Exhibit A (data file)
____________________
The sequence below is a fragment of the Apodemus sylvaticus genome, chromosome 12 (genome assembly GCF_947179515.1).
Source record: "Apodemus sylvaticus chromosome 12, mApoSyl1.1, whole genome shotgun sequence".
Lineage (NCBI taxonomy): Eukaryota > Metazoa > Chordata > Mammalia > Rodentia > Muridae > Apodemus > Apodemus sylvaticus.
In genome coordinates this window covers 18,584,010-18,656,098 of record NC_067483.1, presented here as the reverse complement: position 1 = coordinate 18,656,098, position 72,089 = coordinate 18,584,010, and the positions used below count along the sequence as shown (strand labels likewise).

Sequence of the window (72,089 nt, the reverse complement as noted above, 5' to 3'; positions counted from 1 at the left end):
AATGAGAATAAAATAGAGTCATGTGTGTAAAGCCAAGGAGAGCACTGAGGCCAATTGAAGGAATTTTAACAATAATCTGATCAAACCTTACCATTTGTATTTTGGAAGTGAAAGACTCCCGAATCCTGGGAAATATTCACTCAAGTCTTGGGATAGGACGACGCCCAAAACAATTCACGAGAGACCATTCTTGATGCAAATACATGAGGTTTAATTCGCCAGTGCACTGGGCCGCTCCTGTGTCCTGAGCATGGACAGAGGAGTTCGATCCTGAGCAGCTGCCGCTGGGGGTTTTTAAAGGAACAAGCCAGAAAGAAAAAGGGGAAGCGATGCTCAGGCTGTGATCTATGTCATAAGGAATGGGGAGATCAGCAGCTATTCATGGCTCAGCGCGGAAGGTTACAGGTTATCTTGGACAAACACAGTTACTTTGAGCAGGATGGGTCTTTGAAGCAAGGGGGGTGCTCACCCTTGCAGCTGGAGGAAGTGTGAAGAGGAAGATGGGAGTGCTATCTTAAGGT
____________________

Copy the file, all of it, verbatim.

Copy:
The sequence below is a fragment of the Apodemus sylvaticus genome, chromosome 12 (genome assembly GCF_947179515.1).
Source record: "Apodemus sylvaticus chromosome 12, mApoSyl1.1, whole genome shotgun sequence".
Lineage (NCBI taxonomy): Eukaryota > Metazoa > Chordata > Mammalia > Rodentia > Muridae > Apodemus > Apodemus sylvaticus.
In genome coordinates this window covers 18,584,010-18,656,098 of record NC_067483.1, presented here as the reverse complement: position 1 = coordinate 18,656,098, position 72,089 = coordinate 18,584,010, and the positions used below count along the sequence as shown (strand labels likewise).

Sequence of the window (72,089 nt, the reverse complement as noted above, 5' to 3'; positions counted from 1 at the left end):
AATGAGAATAAAATAGAGTCATGTGTGTAAAGCCAAGGAGAGCACTGAGGCCAATTGAAGGAATTTTAACAATAATCTGATCAAACCTTACCATTTGTATTTTGGAAGTGAAAGACTCCCGAATCCTGGGAAATATTCACTCAAGTCTTGGGATAGGACGACGCCCAAAACAATTCACGAGAGACCATTCTTGATGCAAATACATGAGGTTTAATTCGCCAGTGCACTGGGCCGCTCCTGTGTCCTGAGCATGGACAGAGGAGTTCGATCCTGAGCAGCTGCCGCTGGGGGTTTTTAAAGGAACAAGCCAGAAAGAAAAAGGGGAAGCGATGCTCAGGCTGTGATCTATGTCATAAGGAATGGGGAGATCAGCAGCTATTCATGGCTCAGCGCGGAAGGTTACAGGTTATCTTGGACAAACACAGTTACTTTGAGCAGGATGGGTCTTTGAAGCAAGGGGGGTGCTCACCCTTGCAGCTGGAGGAAGTGTGAAGAGGAAGATGGGAGTGCTATCTTAAGGT